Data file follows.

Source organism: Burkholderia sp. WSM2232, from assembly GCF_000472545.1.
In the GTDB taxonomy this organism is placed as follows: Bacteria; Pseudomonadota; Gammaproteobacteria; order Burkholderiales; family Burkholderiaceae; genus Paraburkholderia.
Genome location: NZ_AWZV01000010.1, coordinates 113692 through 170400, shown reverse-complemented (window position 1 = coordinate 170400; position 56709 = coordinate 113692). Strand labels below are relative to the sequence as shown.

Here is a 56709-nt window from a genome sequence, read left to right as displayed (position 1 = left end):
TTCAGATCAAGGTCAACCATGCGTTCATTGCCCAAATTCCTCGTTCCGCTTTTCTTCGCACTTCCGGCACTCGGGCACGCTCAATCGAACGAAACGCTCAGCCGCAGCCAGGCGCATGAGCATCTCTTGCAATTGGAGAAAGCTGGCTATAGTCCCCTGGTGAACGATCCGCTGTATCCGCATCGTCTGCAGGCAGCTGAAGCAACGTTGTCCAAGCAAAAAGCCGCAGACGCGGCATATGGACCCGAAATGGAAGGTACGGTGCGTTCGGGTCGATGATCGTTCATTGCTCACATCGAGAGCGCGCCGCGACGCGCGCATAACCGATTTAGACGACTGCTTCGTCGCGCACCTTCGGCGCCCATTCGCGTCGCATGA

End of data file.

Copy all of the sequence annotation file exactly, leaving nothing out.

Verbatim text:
Source organism: Burkholderia sp. WSM2232, from assembly GCF_000472545.1.
In the GTDB taxonomy this organism is placed as follows: Bacteria; Pseudomonadota; Gammaproteobacteria; order Burkholderiales; family Burkholderiaceae; genus Paraburkholderia.
Genome location: NZ_AWZV01000010.1, coordinates 113692 through 170400, shown reverse-complemented (window position 1 = coordinate 170400; position 56709 = coordinate 113692). Strand labels below are relative to the sequence as shown.

Here is a 56709-nt window from a genome sequence, read left to right as displayed (position 1 = left end):
TTCAGATCAAGGTCAACCATGCGTTCATTGCCCAAATTCCTCGTTCCGCTTTTCTTCGCACTTCCGGCACTCGGGCACGCTCAATCGAACGAAACGCTCAGCCGCAGCCAGGCGCATGAGCATCTCTTGCAATTGGAGAAAGCTGGCTATAGTCCCCTGGTGAACGATCCGCTGTATCCGCATCGTCTGCAGGCAGCTGAAGCAACGTTGTCCAAGCAAAAAGCCGCAGACGCGGCATATGGACCCGAAATGGAAGGTACGGTGCGTTCGGGTCGATGATCGTTCATTGCTCACATCGAGAGCGCGCCGCGACGCGCGCATAACCGATTTAGACGACTGCTTCGTCGCGCACCTTCGGCGCCCATTCGCGTCGCATGA